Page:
Erectile Dysfunction

How To Get a Viagra Prescription

How To Get a Viagra Prescription

Sildenafil, brand name Viagra, is a prescription medication to treat erectile dysfunction (ED). Sildenafil was discovered by Pfizer Inc. and was approved by the U.S. Food and Drug Administration in 1998 as a safe and effective ED treatment option.1 Within six months of its FDA approval, 5.3 million Viagra prescriptions were written.2 Before Viagra, less than 4% of men sought ED treatment, likely because the available treatments were invasive and had little effectiveness. Within six months, 20% of men at risk for ED had been treated with Viagra. The drug quickly captured 98% of the market for ED treatment.2  

ED is defined by the Fourth International Consultation on Sexual Medicine as the “consistent or recurrent inability to attain and maintain penile erection sufficient for sexual satisfaction.” 3 ED has many potential causes, including:4

  • Neurologic: nerve damage or trauma related
  • Psychologic: depression and anxiety
  • Endocrine: changes in hormone levels
  • Vascular: abnormalities of the blood vessels supplying blood to the penis, usually because of high blood pressure, diabetes, or high cholesterol

ED affects over 18 million men in the U.S., which is about 18.4% of the adult male population aged 20 or older.4 Other studies show that the number of U.S. adult men who have ED is much higher, reaching 24.6% to 33.7%.5,6

Risk for ED and cardiovascular disease are linked, as they both have blood vessel damage as a major contributing cause. Lack of physical exercise, poor dietary habits, and smoking are modifiable lifestyle risk factors for both ED and cardiovascular disease. Untreated ED can have several negative consequences, including psychological conditions, relationship problems, anxiety, and stress-related medical conditions.1

a man and woman in bed

How does Viagra work?

Sildenafil (Viagra) was the first oral treatment for ED. Its development was based on a better understanding of the physiology underlying ED. Before sildenafil, treatment options were limited to surgery, vacuum pumps, injectable therapies, and intraurethral suppositories.

An erection is caused by increased blood flow into the penis. Sexual stimulation increases blood flow into the penis, temporarily trapping it in spaces called the corpus cavernosum. These spaces make up the bulk of the penis structure and surround the urethra, the tube shared by both the urinary and the reproductive systems. When blood enters the penis and fills the corpus cavernosum, the swollen tissue presses on small veins draining the penis. This process causes vasocongestion, or holding blood in the penis. The pressure within the penis increases, and it stiffens.7

Nitric oxide is a small molecule that is found throughout the body. After sexual stimulation, it is released from nerve endings near the small blood vessels in the corpus cavernosum of the penis. Nitric oxide triggers a chemical cascade that dilates blood vessels and increases blood flow into the penis, causing an erection. 

 cGMP (another molecule in the cascade) levels must remain high to maintain the erection. Phosphodiesterase inactivates cGMP. Inactivating cGMP allows the smooth muscles in the blood vessel walls to contract, decreasing blood flow into the penis and ending the erection.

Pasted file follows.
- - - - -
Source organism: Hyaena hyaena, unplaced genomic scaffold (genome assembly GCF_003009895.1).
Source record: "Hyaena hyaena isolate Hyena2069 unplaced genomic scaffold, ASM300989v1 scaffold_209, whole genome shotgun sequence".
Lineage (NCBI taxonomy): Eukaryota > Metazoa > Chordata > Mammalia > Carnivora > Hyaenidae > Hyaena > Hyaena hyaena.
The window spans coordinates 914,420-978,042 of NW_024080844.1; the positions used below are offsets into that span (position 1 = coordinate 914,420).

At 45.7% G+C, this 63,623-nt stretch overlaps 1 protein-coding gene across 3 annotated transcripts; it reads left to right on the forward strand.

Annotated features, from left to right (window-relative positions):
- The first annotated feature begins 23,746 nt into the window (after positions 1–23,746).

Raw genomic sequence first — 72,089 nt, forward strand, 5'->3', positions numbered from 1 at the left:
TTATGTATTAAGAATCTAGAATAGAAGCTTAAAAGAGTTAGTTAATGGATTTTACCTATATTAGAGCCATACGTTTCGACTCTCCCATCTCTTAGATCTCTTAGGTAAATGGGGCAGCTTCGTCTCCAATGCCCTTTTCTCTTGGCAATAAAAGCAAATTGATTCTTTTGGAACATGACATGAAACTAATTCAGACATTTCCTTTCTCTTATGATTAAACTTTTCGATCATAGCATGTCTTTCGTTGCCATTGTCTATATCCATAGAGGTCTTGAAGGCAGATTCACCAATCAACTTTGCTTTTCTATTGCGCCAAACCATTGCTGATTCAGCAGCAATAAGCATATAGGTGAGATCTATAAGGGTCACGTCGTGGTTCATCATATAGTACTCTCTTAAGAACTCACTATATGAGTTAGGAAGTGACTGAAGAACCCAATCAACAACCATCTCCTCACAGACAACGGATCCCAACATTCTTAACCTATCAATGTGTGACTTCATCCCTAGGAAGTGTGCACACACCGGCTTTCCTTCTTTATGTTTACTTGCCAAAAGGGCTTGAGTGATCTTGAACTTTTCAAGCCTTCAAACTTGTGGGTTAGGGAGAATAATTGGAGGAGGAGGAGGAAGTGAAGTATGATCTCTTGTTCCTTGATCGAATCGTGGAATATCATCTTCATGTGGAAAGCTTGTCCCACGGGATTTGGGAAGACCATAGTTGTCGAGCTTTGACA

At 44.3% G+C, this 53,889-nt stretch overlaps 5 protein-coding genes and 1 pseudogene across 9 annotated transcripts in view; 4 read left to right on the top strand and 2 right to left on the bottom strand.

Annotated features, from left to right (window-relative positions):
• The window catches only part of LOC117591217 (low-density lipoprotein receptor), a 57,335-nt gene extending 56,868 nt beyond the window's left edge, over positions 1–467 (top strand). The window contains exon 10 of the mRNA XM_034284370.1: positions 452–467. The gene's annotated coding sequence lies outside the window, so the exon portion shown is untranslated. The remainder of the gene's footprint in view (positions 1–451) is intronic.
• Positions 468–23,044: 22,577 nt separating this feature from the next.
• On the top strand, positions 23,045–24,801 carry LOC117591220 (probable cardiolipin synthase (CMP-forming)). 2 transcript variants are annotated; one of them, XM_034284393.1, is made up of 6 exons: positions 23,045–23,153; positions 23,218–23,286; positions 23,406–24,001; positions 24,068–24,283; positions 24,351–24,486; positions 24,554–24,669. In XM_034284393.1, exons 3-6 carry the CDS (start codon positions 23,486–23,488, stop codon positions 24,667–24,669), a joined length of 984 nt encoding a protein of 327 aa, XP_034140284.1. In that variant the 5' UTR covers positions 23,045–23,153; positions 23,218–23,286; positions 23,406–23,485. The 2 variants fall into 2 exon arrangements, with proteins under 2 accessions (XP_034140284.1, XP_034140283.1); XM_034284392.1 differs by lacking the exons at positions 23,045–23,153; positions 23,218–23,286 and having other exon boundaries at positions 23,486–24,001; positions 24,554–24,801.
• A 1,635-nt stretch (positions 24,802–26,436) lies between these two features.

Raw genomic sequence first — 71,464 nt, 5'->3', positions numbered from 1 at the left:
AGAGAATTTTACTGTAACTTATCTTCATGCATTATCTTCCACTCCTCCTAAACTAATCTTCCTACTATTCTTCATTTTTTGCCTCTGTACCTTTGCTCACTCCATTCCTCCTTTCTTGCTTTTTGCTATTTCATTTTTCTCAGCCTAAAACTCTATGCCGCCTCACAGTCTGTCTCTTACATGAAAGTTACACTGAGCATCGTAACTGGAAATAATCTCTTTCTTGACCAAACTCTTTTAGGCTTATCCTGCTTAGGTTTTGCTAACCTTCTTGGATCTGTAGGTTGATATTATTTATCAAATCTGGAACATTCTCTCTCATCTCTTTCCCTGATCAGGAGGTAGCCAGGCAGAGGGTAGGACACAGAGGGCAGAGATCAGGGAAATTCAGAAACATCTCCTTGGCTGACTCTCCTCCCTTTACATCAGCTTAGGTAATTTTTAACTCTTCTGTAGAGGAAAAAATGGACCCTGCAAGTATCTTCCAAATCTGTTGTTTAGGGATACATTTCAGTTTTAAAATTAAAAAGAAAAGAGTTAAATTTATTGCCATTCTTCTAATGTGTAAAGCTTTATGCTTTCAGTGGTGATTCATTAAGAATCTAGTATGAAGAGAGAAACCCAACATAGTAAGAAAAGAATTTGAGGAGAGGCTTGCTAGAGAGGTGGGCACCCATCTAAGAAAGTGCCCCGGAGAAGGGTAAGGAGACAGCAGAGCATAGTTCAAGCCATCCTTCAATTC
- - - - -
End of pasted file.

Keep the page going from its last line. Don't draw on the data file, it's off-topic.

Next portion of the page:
Sildenafil is a competitive inhibitor of phosphodiesterase type 5 (PDE-5). By inhibiting phosphodiesterase, nitric oxide continues to trigger the cascade, and blood flow into the penis is maintained.

Do I need a doctor’s prescription for Viagra?

Yes, a prescription is required to legally purchase Viagra or its generic sildenafil. Viagra is safe for most people, but it is up to your healthcare provider to determine whether Viagra is safe for you.

According to the Pharmaceutical Security Institute, 37% of all fake medications seized are ED drugs. Men may be hesitant to talk with their doctors about ED and may be unaware that ED meds can be risky for people with heart disease and other medical conditions.8

Buying Viagra online without a prescription or from a fake online pharmacy can be dangerous. In 2011, Pfizer evaluated 22 websites at the top of a web search using the search term “buy Viagra” and did chemical testing on the products from these websites. Pfizer found that 80% of the drugs were counterfeit and contained only 30% to 50% of the active ingredient sildenafil citrate. Counterfeit medications may be manufactured in substandard labs and may contain potentially dangerous contaminants.

In a 2011 survey of 1,000 men, 82% said that it is difficult to tell if an online pharmacy is legitimate, but 36% said they would consider buying ED meds online anyway.9 Look for pharmacies that have received accreditation from the National Association of Boards of Pharmacy’s VIPPS® (Verified Internet Pharmacy Practice Sites®) program.

Prescription for blue pills

What happens if you take Viagra and don’t need it?

Viagra is sometimes prescribed off label to treat Reynaud phenomenon, female sexual arousal disorder, and as an adjunct treatment for altitude sickness. It is prescribed for these conditions after the prescriber weighs the benefits of Viagra treatment against the potential side effects.10

All medications, including Viagra, have side effects. Taking Viagra or any other medication that is not prescribed for you means that you put yourself at risk for side effects without receiving the treatment benefits.

Viagra common side effects (occur in more than 2% of users):

  • Headache
  • Facial flushing
  • Indigestion
  • Abnormal vision
  • Nasal congestion
  • Flu syndrome
  • Back pain
  • Muscle ache